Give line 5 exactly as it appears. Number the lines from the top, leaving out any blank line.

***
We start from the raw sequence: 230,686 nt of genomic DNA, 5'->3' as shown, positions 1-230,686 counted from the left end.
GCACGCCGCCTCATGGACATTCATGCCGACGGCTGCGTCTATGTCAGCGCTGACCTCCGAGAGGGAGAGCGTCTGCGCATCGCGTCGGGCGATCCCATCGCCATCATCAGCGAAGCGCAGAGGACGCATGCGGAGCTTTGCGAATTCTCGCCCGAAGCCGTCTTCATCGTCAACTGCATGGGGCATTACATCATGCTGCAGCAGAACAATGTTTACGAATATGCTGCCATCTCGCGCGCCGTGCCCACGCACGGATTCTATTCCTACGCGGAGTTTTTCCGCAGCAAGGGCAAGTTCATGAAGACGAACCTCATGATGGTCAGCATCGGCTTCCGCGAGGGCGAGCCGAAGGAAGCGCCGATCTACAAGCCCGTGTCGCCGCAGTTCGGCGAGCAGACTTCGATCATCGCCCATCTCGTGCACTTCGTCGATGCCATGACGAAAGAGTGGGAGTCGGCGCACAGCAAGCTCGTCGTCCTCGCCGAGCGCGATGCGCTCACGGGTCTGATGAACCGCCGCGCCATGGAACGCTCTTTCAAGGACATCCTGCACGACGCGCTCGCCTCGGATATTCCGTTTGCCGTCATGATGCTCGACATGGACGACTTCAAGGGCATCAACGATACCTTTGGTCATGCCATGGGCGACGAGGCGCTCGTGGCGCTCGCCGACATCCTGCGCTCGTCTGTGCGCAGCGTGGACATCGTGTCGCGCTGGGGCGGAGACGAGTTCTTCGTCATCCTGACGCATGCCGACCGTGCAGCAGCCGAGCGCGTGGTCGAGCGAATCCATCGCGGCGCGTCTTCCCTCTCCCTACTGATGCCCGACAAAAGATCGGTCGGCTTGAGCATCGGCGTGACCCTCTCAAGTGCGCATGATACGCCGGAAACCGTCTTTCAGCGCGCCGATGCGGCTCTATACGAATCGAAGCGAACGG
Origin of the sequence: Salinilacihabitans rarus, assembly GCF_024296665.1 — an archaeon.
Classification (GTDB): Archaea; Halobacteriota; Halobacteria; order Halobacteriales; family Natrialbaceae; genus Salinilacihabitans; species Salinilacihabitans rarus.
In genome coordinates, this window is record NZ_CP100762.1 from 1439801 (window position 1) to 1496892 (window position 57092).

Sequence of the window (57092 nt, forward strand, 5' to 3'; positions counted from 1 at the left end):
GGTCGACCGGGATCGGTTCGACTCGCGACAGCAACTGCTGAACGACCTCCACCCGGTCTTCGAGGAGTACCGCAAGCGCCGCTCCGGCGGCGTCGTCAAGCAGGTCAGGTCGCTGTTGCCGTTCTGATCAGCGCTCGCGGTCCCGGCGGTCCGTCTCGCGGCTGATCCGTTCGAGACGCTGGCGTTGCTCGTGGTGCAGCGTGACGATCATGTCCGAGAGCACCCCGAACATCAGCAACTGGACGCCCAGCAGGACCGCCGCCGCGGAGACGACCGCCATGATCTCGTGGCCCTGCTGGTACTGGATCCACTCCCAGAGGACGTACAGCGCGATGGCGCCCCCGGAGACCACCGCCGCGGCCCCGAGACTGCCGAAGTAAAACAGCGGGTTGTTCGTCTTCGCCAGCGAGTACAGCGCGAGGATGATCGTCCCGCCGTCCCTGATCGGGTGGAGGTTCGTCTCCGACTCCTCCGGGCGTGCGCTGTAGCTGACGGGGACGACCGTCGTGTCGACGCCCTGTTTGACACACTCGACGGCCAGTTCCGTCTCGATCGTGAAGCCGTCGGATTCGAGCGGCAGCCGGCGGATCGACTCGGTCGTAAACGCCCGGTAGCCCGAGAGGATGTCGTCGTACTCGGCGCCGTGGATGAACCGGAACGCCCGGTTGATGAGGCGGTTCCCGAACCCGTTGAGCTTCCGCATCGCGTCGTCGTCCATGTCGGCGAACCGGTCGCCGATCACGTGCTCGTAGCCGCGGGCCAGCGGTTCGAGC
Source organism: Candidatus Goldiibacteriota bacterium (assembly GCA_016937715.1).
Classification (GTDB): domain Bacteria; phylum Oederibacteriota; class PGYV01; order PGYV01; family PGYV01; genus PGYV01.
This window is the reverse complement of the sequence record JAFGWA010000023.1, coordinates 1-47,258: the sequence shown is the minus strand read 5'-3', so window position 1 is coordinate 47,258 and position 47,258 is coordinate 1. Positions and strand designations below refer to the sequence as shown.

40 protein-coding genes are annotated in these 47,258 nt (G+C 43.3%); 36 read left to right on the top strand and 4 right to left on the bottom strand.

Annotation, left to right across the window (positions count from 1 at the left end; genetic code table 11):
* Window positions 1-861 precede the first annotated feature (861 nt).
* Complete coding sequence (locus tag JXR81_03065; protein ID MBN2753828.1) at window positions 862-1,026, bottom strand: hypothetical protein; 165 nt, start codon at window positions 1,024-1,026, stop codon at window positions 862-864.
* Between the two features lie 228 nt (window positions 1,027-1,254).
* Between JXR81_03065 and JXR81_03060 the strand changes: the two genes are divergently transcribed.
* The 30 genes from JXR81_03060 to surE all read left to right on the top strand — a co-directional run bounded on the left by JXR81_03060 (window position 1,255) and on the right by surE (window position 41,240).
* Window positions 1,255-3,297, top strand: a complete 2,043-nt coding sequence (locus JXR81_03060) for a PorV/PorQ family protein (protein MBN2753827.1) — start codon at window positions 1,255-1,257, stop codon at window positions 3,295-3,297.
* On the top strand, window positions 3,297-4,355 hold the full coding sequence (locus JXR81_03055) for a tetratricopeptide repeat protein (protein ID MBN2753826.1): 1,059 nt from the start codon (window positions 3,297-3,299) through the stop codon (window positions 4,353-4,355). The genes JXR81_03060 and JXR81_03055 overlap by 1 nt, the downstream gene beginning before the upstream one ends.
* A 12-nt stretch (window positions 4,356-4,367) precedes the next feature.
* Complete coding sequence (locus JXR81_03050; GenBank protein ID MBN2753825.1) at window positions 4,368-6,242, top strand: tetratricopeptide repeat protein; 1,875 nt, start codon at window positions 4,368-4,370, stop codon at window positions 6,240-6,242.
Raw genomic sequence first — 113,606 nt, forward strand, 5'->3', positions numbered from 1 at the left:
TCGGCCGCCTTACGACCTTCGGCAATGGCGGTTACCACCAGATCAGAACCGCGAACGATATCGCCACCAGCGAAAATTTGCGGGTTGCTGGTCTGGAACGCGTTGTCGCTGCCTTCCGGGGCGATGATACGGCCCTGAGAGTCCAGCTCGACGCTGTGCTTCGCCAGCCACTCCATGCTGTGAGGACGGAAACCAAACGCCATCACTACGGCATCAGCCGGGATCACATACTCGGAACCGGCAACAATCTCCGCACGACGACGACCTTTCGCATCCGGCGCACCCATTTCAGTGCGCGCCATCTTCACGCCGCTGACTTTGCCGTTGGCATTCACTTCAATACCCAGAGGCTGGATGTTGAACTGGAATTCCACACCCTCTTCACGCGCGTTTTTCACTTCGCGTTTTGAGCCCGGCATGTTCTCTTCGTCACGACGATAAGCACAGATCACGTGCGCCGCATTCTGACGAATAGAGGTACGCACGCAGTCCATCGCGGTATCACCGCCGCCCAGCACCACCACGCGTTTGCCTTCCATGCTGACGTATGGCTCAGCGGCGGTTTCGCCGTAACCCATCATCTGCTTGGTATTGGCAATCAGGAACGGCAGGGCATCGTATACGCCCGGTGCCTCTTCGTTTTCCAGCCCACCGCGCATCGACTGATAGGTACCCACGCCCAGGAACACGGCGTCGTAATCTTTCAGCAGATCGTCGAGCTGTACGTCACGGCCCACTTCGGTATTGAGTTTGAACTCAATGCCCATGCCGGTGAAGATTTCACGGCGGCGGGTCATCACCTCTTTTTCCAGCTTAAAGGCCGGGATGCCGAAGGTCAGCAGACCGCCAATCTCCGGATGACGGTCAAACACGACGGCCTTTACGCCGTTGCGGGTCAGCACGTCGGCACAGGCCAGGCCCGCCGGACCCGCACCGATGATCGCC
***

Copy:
In genome coordinates, this window is record NZ_CP100762.1 from 1439801 (window position 1) to 1496892 (window position 57092).